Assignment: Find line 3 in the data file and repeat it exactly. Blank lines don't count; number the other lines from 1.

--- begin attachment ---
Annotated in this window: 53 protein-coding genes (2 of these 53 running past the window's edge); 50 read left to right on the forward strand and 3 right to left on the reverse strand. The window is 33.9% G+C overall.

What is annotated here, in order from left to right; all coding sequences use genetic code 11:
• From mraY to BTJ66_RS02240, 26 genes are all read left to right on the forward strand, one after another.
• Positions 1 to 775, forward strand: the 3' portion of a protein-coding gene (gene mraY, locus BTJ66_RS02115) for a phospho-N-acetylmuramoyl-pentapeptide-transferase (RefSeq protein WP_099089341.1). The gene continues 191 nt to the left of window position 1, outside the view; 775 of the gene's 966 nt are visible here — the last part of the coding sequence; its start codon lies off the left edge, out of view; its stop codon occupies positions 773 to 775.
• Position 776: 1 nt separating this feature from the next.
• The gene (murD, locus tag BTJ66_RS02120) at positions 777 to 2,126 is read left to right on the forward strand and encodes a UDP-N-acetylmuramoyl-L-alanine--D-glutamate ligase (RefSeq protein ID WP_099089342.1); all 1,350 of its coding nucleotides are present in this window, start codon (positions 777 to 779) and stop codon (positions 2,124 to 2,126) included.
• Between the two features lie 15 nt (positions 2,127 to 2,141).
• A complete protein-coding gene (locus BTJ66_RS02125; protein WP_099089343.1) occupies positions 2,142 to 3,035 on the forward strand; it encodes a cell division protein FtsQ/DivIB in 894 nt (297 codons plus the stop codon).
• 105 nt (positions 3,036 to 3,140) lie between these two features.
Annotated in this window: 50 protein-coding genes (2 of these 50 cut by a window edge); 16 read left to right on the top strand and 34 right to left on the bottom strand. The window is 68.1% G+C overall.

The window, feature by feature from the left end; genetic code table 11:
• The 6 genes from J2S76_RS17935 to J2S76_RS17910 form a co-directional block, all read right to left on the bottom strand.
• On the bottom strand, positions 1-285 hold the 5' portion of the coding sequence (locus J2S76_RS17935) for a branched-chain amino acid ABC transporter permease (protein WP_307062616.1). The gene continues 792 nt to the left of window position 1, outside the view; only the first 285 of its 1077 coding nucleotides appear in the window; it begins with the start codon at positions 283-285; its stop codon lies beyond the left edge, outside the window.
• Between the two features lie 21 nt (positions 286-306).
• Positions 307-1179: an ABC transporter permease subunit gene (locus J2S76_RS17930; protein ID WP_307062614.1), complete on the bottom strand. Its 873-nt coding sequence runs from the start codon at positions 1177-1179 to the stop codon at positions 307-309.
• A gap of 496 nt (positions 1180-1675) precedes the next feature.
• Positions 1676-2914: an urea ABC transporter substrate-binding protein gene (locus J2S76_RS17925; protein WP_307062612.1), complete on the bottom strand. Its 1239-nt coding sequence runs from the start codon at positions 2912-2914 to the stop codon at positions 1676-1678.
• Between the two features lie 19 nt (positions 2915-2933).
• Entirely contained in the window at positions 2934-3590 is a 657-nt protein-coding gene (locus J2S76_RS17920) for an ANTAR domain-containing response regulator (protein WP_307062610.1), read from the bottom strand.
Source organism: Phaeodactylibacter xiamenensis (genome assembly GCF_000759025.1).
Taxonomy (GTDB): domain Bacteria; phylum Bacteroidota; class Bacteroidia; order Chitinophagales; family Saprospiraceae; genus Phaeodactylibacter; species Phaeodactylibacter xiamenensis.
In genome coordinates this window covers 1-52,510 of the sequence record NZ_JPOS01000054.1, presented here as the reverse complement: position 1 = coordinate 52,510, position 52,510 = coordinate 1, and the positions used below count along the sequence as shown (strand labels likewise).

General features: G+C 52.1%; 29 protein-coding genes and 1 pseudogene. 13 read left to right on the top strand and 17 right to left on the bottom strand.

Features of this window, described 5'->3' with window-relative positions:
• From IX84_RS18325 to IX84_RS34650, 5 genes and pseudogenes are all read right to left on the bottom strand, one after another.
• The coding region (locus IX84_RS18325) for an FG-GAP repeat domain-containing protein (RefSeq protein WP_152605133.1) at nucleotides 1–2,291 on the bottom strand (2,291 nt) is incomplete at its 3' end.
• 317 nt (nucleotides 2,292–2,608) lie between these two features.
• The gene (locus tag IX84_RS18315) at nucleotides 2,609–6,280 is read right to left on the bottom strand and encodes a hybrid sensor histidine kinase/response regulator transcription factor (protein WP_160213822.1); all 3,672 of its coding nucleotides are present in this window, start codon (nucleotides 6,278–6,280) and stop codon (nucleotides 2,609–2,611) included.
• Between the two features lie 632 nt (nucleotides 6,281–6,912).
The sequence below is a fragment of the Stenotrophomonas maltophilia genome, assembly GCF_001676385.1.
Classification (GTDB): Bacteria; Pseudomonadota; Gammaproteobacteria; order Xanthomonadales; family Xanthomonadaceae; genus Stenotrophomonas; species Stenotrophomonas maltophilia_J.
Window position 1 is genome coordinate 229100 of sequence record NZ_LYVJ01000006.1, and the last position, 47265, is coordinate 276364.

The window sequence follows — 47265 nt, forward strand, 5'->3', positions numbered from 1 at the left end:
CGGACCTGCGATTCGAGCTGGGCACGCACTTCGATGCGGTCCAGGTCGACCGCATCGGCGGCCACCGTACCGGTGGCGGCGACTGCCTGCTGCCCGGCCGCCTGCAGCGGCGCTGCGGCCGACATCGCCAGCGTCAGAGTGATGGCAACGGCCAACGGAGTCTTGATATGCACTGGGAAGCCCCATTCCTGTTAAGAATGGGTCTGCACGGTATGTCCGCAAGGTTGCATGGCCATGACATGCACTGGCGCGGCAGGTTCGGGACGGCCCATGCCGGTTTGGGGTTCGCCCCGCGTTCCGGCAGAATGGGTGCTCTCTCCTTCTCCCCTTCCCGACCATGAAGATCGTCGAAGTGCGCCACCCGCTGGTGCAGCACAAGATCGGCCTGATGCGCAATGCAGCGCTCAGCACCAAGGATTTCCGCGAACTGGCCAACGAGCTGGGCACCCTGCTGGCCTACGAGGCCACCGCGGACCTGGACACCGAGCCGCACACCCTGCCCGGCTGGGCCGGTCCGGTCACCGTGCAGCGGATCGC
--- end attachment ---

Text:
• From mraY to BTJ66_RS02240, 26 genes are all read left to right on the forward strand, one after another.